At the top of DLNR’s permit revocation list sits other Hawaii harbors, including those below. They are overrun by manta ray night viewing operators. These are seriously overcrowded, as we’ve personally witnessed, and the state reports there may be up to 70 current operators of these tours. DLNR wants to limit the operators to no more than 24.

  • Makako Bay, Big Island
  • Keauhou Bay, Big Island


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47 thoughts on “Hawaii Boat Tours To Be Greatly Curtailed In Latest Measure”

  1. They all fly here regardless and we take thousands of them off the islands every day. Tourists will just find other spaces and those spaces will become more crowded and abused. Instead of molokini or na pali it will be big beach or hanalei. If we want to curb tourism then it needs to be done at letting them in the front door. There are only too many tours because there are too many tourists. Simple supply and demand. Take away the demand and you take away the supply. Take away the supply and you still have the demand and price skyrockets.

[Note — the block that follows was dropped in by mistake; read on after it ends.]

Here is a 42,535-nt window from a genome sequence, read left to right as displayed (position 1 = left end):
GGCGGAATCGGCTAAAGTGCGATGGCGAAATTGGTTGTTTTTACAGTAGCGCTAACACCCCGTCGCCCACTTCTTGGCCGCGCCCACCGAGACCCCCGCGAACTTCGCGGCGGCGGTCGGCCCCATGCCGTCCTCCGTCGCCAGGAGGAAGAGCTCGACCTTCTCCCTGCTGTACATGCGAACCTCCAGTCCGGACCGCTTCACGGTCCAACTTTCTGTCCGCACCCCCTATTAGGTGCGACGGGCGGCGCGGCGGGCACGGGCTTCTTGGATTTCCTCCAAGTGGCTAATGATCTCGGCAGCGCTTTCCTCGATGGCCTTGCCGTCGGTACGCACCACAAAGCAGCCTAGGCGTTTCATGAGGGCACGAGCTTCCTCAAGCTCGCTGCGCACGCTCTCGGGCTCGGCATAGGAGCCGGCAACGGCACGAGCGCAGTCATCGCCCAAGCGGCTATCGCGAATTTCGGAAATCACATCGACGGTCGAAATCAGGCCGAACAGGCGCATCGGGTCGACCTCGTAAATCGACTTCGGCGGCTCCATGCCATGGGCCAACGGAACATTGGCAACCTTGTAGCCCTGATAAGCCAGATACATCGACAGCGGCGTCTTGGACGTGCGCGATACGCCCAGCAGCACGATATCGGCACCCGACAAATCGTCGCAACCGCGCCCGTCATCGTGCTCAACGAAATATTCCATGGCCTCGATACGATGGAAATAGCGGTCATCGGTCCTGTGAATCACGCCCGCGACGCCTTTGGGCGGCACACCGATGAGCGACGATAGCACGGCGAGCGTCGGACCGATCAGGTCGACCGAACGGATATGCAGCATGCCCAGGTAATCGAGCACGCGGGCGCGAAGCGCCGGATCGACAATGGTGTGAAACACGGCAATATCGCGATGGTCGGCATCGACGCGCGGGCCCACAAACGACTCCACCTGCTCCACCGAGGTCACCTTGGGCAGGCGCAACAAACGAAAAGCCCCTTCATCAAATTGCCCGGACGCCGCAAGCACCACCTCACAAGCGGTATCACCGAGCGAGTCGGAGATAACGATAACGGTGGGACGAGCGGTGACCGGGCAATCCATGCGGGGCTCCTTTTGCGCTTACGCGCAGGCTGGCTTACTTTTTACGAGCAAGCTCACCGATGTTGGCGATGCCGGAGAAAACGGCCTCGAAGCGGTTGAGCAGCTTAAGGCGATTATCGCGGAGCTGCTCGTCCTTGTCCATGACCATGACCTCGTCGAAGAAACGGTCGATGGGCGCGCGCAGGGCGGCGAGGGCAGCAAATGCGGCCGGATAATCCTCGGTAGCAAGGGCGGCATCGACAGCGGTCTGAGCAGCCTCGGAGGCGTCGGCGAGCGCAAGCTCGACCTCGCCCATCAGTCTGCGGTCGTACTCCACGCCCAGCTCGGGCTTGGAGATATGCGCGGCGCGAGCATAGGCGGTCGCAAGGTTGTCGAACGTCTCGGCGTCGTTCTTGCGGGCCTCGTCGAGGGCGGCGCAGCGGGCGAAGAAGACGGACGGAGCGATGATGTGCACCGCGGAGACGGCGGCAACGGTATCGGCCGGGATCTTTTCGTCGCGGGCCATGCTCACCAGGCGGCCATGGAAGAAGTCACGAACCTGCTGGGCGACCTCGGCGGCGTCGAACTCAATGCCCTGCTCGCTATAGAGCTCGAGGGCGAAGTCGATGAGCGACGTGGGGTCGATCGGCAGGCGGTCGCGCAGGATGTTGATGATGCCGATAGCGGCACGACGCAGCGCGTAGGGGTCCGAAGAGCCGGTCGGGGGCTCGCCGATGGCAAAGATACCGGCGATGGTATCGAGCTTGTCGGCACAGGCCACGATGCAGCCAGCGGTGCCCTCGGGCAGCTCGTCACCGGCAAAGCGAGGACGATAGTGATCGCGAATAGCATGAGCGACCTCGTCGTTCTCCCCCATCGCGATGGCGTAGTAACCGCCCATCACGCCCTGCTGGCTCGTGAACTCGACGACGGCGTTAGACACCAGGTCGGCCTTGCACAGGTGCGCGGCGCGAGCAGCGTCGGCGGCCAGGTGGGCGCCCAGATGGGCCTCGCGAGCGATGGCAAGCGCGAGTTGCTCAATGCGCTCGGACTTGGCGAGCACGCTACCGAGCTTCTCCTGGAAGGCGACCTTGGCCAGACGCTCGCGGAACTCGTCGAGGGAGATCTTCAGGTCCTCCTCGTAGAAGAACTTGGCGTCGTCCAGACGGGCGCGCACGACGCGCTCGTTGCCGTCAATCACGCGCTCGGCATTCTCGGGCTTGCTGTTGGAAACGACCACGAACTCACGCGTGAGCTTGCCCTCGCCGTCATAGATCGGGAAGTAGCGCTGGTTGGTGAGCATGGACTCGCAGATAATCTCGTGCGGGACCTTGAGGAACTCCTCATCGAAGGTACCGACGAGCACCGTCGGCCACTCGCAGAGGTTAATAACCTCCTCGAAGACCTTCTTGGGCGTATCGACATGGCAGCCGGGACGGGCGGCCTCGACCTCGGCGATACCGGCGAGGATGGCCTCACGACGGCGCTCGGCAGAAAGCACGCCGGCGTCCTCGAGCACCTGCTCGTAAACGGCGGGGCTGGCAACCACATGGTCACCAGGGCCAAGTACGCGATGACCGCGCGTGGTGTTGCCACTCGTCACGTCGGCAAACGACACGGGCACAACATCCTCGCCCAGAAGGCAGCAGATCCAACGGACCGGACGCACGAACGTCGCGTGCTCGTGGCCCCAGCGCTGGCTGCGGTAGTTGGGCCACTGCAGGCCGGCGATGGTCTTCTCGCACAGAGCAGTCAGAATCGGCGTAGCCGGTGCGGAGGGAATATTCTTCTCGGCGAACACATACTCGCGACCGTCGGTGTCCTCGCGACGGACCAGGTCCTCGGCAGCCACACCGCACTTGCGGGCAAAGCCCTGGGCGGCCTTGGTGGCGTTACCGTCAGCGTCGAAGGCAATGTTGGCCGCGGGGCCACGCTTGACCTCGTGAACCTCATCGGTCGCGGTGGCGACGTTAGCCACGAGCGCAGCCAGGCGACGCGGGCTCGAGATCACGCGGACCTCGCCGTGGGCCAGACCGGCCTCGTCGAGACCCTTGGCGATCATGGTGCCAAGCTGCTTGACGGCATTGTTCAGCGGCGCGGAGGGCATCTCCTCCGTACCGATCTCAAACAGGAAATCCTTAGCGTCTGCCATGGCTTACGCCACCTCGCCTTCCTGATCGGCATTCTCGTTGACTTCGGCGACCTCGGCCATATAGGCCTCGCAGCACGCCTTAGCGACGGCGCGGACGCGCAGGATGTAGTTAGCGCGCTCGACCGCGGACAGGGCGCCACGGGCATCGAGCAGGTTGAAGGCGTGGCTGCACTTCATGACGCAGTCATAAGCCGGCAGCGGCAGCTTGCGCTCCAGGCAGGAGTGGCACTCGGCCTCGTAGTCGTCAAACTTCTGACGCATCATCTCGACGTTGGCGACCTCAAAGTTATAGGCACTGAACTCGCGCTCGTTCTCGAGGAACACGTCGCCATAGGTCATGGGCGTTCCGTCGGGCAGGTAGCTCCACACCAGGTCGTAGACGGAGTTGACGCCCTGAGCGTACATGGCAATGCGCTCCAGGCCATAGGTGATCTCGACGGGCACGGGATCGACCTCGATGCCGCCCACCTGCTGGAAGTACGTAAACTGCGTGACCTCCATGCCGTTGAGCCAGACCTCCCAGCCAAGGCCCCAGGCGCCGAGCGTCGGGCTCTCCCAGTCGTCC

2. Just visited first time.found it difficult to book tours. So with fewer sites will become even more difficult. So why bother to visit the islandscay all?

    1. Looks like the price of boat tours is about to go through the roof like everything else in the state. The tour boat operators aren’t going to take the loss until they try staying in business by increasing fees.